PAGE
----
#MeToo: What the EPL Trend Conversation Looks Like Five Years On

Five years after #MeToo surfaced as a movement, businesses are still figuring out the best steps to take to curb and report sexual harassment in the office.
By: | December 15, 2022

Five years after #MeToo went viral in 2017, employers continue to grapple with how best to prevent sexual harassment in the workplace.

#MeToo brought attention to the issue in a way it had never received before and spurred thousands of workers who believed their legal rights had been violated to take action against employers.

“The movement gave a voice to victims of sexual violence and abuse and also brought the issue of workplace sexual harassment into a very public space,” said Chris Williams, employment practices liability product manager at Travelers Insurance.

“The movement created a shift in workplace culture, because people were empowered to come forward and file complaints, holding employers accountable if they did not address sexual harassment.”

What Happened After #MeToo Began

In the years immediately following 2017, sexual harassment claims filed with the U.S. Equal Employment Opportunity Commission (EEOC) jumped from 6,686 claims in 2017 to 7,609 in 2018, and 7,514 in 2019, which was a 12% increase over 2017.

The EEOC reports that between 2018 and 2021, it received a total of 98,411 charges alleging harassment on any basis and 27,291 charges alleging sexual harassment.

“The pandemic likely caused a decrease in the numbers, starting in 2020, because a number of employees were working remotely,” Williams said.

“But the cases that have been brought [up] have generally been more expensive, and sexual harassment is still an important issue for employers to guard against.”

Lawsuits and Verdicts Rising

Charges of sexual harassment can have severe consequences for employers.

In March 2022, for instance, a California federal court approved an $18 million consent decree in a lawsuit brought by the EEOC against Activision Blizzard, Inc., a Southern California-based video game development and publishing company that was accused of sexual harassment and pregnancy discrimination and of retaliation against employees who complained.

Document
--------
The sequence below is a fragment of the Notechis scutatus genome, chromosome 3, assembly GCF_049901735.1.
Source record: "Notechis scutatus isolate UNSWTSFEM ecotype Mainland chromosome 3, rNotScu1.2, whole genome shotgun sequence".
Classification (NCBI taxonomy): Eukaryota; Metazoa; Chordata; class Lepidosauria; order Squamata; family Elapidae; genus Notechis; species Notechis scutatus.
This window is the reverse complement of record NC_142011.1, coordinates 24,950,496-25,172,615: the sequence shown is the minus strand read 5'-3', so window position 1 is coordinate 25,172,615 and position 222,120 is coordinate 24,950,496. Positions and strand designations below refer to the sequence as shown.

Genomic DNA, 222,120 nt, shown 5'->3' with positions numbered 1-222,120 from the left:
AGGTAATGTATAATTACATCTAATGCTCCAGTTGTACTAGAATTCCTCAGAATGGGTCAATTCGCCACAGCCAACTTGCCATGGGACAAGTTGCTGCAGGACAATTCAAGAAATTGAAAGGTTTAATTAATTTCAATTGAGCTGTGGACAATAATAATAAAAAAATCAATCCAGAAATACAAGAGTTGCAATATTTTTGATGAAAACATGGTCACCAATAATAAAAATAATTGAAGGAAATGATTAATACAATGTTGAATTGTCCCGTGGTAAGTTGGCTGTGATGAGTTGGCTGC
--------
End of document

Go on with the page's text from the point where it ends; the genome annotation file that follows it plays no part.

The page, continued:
The story does not end there, however.

Another Activision lawsuit was filed in October 2022 and alleges that the company failed to prevent sexual harassment and discrimination in the workplace. It also alleges that a manager engaged in sexual advances as well as revenge porn and sexual battery.

While an $18 million consent decree certainly makes headlines and highlights just how costly sexual harassment claims can be for employers, “the cost of litigating a sexual harassment claim can be significant, with defense expenses often exceeding $150,000,” Williams said.

“If a ruling goes against an employer, that can also be costly.”

Williams cites the 2021 edition of Thomson Reuters’ “Employment Practice Liability: Jury Award Trends and Statistics”; between 2014 and 2020, the average award in a discrimination case is listed as $232,266, which did not include plaintiff attorney fees or defense expenses.

Changing Laws for State and Federal Levels

While employers are coping with the issue, so too are federal and state legislatures, which have taken a variety of actions to battle sexual harassment since 2017.

For instance, the Ending Forced Arbitration of Sexual Assault and Sexual Harassment Act of 2021 was enacted in March 2022 and allows employees, should they choose, to pursue sexual harassment accusations in court instead of through arbitration.

“Also, some states have extended the statute of limitations on sexual harassment claims,” Williams said.

“Other states have said that when a sexual harassment case is settled, an employer cannot require that the settlement be confidential. A number of states mandated sexual harassment training for employees.”